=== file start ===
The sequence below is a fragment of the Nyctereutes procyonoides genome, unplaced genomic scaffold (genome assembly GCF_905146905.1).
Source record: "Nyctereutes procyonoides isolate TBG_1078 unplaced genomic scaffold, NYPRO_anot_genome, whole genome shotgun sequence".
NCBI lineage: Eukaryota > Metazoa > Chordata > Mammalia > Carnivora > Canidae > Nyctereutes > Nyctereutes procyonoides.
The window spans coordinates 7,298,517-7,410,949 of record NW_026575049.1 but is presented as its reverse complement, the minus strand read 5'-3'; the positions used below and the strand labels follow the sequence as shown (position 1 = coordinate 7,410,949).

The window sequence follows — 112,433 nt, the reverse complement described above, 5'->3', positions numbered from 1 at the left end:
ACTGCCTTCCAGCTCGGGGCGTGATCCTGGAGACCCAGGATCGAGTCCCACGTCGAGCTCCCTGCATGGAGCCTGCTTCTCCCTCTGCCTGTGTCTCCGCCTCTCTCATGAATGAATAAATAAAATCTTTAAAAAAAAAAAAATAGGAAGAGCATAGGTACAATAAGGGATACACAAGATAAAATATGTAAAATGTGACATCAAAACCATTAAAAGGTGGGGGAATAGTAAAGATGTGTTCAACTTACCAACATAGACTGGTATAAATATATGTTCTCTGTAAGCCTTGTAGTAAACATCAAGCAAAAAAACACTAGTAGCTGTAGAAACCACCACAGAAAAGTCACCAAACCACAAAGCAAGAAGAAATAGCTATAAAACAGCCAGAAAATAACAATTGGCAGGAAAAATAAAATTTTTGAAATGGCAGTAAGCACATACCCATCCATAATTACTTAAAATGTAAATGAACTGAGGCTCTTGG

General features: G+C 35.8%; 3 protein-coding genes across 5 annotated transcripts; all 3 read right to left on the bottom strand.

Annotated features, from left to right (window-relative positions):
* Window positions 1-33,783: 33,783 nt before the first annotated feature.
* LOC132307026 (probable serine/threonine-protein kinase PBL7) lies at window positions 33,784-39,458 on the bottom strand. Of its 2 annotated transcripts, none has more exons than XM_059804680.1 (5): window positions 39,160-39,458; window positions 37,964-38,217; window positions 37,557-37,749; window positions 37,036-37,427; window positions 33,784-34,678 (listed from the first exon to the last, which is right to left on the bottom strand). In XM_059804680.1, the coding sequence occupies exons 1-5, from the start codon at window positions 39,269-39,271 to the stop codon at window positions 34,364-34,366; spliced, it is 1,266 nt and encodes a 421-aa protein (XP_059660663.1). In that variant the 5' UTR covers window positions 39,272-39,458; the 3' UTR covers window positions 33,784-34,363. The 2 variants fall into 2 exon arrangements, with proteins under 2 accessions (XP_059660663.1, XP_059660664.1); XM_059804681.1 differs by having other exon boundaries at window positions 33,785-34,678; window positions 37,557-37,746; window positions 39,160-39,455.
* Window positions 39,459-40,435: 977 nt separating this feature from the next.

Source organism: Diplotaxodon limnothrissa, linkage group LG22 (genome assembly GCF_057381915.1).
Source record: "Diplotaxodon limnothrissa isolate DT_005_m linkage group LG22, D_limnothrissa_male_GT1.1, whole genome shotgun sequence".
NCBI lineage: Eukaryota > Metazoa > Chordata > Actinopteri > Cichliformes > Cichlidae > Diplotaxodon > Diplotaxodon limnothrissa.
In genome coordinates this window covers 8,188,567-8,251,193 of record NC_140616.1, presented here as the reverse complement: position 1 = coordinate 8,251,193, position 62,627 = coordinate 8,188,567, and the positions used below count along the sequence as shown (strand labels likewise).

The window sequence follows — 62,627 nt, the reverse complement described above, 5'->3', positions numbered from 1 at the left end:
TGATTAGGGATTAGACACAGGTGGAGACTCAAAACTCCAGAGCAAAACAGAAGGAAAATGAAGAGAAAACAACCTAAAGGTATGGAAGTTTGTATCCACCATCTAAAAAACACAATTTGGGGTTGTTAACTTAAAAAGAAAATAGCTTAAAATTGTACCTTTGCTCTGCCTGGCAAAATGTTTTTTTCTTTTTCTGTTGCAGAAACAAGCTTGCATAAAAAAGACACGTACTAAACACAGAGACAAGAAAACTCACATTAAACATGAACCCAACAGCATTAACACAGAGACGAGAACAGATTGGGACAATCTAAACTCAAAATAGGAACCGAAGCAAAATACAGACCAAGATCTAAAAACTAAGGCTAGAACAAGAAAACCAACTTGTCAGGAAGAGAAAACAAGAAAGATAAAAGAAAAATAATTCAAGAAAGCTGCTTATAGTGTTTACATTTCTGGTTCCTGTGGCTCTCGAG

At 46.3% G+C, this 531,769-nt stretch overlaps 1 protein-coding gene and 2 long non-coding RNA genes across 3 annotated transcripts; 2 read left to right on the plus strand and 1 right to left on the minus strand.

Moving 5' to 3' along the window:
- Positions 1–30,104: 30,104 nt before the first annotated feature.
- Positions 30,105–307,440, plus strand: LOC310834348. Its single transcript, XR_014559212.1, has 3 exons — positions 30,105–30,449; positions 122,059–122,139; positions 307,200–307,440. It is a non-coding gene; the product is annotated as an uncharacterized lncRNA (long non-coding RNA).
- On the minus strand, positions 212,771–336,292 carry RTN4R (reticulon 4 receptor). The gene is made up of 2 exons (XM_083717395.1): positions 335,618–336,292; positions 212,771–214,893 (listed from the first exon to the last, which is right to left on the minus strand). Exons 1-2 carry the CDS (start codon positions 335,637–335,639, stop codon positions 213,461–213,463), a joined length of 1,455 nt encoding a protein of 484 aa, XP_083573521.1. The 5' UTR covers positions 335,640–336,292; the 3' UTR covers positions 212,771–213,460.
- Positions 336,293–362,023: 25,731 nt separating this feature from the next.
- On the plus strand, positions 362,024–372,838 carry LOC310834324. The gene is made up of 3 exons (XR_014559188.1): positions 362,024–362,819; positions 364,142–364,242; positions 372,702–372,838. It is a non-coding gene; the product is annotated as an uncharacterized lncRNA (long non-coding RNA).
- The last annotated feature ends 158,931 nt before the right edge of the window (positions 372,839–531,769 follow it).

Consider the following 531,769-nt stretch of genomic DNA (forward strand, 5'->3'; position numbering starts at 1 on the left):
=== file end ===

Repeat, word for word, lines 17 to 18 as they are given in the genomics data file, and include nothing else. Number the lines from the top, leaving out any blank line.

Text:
TGATTAGGGATTAGACACAGGTGGAGACTCAAAACTCCAGAGCAAAACAGAAGGAAAATGAAGAGAAAACAACCTAAAGGTATGGAAGTTTGTATCCACCATCTAAAAAACACAATTTGGGGTTGTTAACTTAAAAAGAAAATAGCTTAAAATTGTACCTTTGCTCTGCCTGGCAAAATGTTTTTTTCTTTTTCTGTTGCAGAAACAAGCTTGCATAAAAAAGACACGTACTAAACACAGAGACAAGAAAACTCACATTAAACATGAACCCAACAGCATTAACACAGAGACGAGAACAGATTGGGACAATCTAAACTCAAAATAGGAACCGAAGCAAAATACAGACCAAGATCTAAAAACTAAGGCTAGAACAAGAAAACCAACTTGTCAGGAAGAGAAAACAAGAAAGATAAAAGAAAAATAATTCAAGAAAGCTGCTTATAGTGTTTACATTTCTGGTTCCTGTGGCTCTCGAG

At 46.3% G+C, this 531,769-nt stretch overlaps 1 protein-coding gene and 2 long non-coding RNA genes across 3 annotated transcripts; 2 read left to right on the plus strand and 1 right to left on the minus strand.